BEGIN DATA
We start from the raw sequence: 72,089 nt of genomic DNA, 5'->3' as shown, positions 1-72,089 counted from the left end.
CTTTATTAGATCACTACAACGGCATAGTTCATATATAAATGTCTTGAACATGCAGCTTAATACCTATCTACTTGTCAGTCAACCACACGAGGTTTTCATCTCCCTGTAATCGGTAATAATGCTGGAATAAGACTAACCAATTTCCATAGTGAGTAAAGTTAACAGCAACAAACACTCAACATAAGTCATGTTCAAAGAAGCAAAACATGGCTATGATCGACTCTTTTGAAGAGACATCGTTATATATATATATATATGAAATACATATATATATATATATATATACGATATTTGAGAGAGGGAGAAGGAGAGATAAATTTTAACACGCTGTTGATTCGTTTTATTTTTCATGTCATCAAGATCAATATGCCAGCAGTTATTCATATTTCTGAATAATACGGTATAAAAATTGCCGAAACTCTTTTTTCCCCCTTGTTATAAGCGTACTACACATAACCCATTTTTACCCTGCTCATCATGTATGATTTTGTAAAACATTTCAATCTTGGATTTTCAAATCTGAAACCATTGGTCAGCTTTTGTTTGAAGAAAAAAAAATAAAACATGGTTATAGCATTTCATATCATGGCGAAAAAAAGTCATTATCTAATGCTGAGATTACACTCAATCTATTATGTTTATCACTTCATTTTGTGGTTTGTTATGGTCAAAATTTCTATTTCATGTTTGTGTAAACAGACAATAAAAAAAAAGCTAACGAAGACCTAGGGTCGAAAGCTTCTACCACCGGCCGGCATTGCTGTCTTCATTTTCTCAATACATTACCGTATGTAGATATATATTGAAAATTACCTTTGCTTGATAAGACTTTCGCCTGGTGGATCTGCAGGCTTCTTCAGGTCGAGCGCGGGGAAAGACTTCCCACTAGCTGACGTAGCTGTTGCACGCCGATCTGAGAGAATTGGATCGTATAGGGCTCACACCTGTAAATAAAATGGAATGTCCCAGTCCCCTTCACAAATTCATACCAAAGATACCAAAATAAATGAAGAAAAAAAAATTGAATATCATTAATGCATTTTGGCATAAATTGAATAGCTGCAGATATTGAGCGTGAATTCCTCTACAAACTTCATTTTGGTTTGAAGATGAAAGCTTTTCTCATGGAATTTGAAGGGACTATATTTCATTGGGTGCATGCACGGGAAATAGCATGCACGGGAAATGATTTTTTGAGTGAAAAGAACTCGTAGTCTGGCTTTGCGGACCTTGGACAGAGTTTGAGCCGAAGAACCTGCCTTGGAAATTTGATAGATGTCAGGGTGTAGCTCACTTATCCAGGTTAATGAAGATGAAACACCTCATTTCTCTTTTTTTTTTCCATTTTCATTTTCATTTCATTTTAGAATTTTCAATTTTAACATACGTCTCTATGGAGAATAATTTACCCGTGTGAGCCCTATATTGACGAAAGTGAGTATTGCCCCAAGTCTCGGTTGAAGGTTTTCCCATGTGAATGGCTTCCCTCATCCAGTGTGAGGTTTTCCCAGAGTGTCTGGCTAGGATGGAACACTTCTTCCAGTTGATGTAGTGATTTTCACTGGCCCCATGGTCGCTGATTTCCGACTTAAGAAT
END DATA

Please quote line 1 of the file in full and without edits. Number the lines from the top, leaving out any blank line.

We start from the raw sequence: 72,089 nt of genomic DNA, 5'->3' as shown, positions 1-72,089 counted from the left end.